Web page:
Last night I attended the first concert for this season’s Orpheus Chamber Orchestra series at Carnegie Hall. The OCO, which operates without a conductor, performed nine of Johannes Brahms’s Liebeslieder Waltzes, originally written for vocal quartet and piano duo but orchestrated by the composer, a set of variations for piano and orchestra by jazzman Brad Mehldau, and Beethoven’s Eroica Symphony. The juxtaposition of works on this program was a bit unfair to Mehldau, putting him in competition with one of the greatest symphonic compositions by one of the greatest of all composers. And so it proved last night, as I found Mr. Mehldau’s piece to be bland and overextended and much outweighed in quality and impact by the Beethoven.
Although I thought the Brahms dances were lovely and played with much grace by the orchestra, I would question selecting them to open the season. These pieces struck me as slight, almost to the extent of being background music rather than concert pieces calculated to hold an audience’s attention. Perhaps they would make a lovely interlude between two heavier works, but they struck me as too insubstantial to usher in a new season in Carnegie Hall. They were conceived by Brahms to animate poetry, and music so conceived sometimes struggles to stand on its own without the words, even when arranged for instrumental performance by the composer. I suspect Brahms did this for the money, not out of any great inner compulsion to orchestrate these pieces. On the other hand, Brahms was notorious for burning lots of manuscripts that he judged not up to his rigorous standards, so that these survived suggests that this hyper-self-critical composer thought well of them.
My previous experience with Brad Mehldau was a solo piano recital he gave years ago as part of the Peoples’ Symphony Concerts series at Washington Irving High School. My reaction then was that he was a fluent, graceful pianist whose music fell into predictable patterns without exciting great interest on my part. I had much the same reaction last night. I’m trying not to let my previous experience with his music prejudice me, and I have to reiterate that I find him a pleasingly fluent pianist, although I thought his playing was more effective in his brief solo encore, which seemed to range further in terms of dynamics and venturesome harmony than the main piece did. Perhaps the problem is that the theme he chose for his variations was not particularly interesting or memorable, although that problem has not stood in the way of the greatest variation writers who could take a negligible scrap of melody and stretch it into a masterpiece of music variety. I thought the orchestration was skillfully done, however. Certainly the man has talent. I think if he revised the piece to be shorter it would be more effective. A genius like Bach (Goldberg Variations) or Beethoven (Diabelli Variations) or Brahms (Paganini Variations) can sustained interest in a variation set over an extended period of time, but this piece – asserted in the program book to run about 37 minutes — struck me as just too long.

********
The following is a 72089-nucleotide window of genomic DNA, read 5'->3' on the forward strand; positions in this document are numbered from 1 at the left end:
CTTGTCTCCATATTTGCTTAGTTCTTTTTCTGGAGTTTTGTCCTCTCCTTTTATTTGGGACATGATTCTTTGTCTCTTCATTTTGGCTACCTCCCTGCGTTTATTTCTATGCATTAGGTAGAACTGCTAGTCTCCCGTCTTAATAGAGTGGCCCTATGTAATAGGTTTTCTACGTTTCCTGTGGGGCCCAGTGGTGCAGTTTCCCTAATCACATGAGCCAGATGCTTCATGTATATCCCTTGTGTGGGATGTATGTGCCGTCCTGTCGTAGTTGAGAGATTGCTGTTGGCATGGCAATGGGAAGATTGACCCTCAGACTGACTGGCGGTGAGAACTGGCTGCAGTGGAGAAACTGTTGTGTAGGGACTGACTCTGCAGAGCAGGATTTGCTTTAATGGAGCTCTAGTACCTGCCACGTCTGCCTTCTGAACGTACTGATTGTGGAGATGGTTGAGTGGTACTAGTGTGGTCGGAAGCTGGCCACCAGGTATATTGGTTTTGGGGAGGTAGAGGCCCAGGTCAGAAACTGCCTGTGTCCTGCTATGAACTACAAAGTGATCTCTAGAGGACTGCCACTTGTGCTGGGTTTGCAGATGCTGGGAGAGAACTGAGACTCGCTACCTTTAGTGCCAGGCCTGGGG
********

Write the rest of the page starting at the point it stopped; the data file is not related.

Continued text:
The Beethoven! Wow! There are a handful of works in the history of music that mark quantum leaps in changing the conversation, and this is one of them. (Another, whose centennial we celebrate this year, is Stravinsky’s Le Sacre du Printemps.) Surely one can hear some of the seeds of this work in the previous two symphonies, but somehow this symphony is speaking a new language, reaching heights of drama and intensity far beyond what Beethoven had previously done, and surpassing in this respect the work of his most illustrious immediate predecessors on the Vienna musical scene, Mozart and Haydn.